Awards recognize night vision excellence

The daring nighttime canyon rescue of an injured hiker was among the winners at the Night Vision Awards, held during the Airborne Law Enforcements (ALEAs) annual convention in Reno, Nev. The awards, founded in 2011 by Aviation Specialties Unlimited and co-sponsored by Vertical and Night Flight Concepts, are presented to organizations that use night vision systems to promote and enhance safety.

The evenings winners included the Royal Canadian Mounted Police (Five-Year Service Award and The Community Awareness Award), Broward County Aviation Unit and the Atlanta Police Department (Five-Year Service Awards), Butte County Sheriffs Department (10-Year Service Award), and the Las Vegas Metro Police Department (Mark of Excellence Award).
The Mark of Excellence Award was presented to the Las Vegas Metro Police Department (LMVD) for its rescue of a seriously injured hiker in Gold Strike Canyon, near the Hoover Dam. The LVMPD has been using night vision goggles (NVGs) for about 10 years, Sgt. Darin Garness, the units chief pilot, told Vertical. Since weve gone on the NVGs, were finding people at night so much faster, its crazy, Garness said. All it takes is the flick of a lighter or a cellphone light. In fact, thats what we tell them when they call 911: When you hear the helicopter, take your cellphone and just move it back and forth and we pick it up miles away.
And thats exactly what happened during the award-winning rescue in Gold Strike Canyon, as the light from the cellphone of the hikers friend was spotted by the aircrew within two minutes of their arrival. However, the hikers injuries were so severe (a fractured pelvis, spinal injuries, a broken arm and ankle, and a head injury), the team couldnt move her to a more open area for rescue as it would have risked paralyzing or even killing her.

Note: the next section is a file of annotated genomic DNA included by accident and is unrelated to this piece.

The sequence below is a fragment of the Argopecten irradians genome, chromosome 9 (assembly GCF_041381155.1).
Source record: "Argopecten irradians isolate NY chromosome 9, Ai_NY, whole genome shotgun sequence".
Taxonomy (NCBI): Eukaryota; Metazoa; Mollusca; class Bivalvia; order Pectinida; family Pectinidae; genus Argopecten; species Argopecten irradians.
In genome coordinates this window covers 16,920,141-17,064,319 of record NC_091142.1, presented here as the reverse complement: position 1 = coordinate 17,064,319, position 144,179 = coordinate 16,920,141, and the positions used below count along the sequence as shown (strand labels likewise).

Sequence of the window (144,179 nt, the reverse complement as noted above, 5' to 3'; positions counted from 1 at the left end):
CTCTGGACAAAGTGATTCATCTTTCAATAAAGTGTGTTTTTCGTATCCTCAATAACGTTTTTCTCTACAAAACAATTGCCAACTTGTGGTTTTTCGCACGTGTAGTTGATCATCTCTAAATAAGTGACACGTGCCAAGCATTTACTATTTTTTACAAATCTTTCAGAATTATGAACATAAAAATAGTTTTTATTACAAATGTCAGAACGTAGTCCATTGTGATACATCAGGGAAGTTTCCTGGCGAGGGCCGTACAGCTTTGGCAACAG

So Garness had to carefully lower the Bell HH-1H Huey into the Canyon; 160 feet above the hiker and with just 10 feet of blade clearance from the cliff walls, he held a hover for 25 minutes as the rescue team was lowered down, the hiker secured, and everybody extracted.
It was pretty challenging, said Garness. There wasnt a lot of wind in there, but it was so dark it was strictly by NVGs only, and there was no room for movement; I couldnt slide left, right or forward, I had to hold it there and stay there.
I was talking with the crew chief constantly, because he was constantly clearing my blades. They talked to me for the whole 25 minutes while I just held that hover there while we got the victim packaged up and out of there.
The hiker was taken to an air ambulance and transferred to a trauma center, where she made her recovery. The aircrew was later awarded the Medal of Valor for the rescue.
The Royal Canadian Mounted Police (RCMP) won the Community Awareness Award for its use of NVGs in ensuring the safety of national and international visitors during the 2010 Winter Olympics in Vancouver and Whistler, B.C., as well as during the G8 and G20 Summits in Muskoka and Toronto, Ont. The RCMP became the first Canadian operator to win a Night Vision Award.

We used them quite extensively during the Olympics, Roger Thomson, a pilot with the RCMP, told Vertical. We had a dedicated crew up in Whistler that would fly at night with NVGs. They would do sweeps of the hill, and sweeps of the athletes village.
Thomson said that NVGs had become valuable tool for the units aircrews since they began using them five years ago. Our pilots wear them every night flight. It makes our job that much safer and its just such a regular thing with us now. Our NVGs are on our heads, and we go.
Looking forward, the LVMPDs Garness suggested that NVGs may have even more to offer aircrews. Were getting to the point now where Im developing the [LVMPD NVG] program so that were actually starting to sling it short-haul on NVGs, where we actually hang rescuers 100 feet below the helicopter, fly them around and put them on ledges to extract victims, or for putting search and rescue people into search areas.
So thats the level were taking our unit to, and with me being the chief pilot, I get the chance to really change things and try to develop the program.

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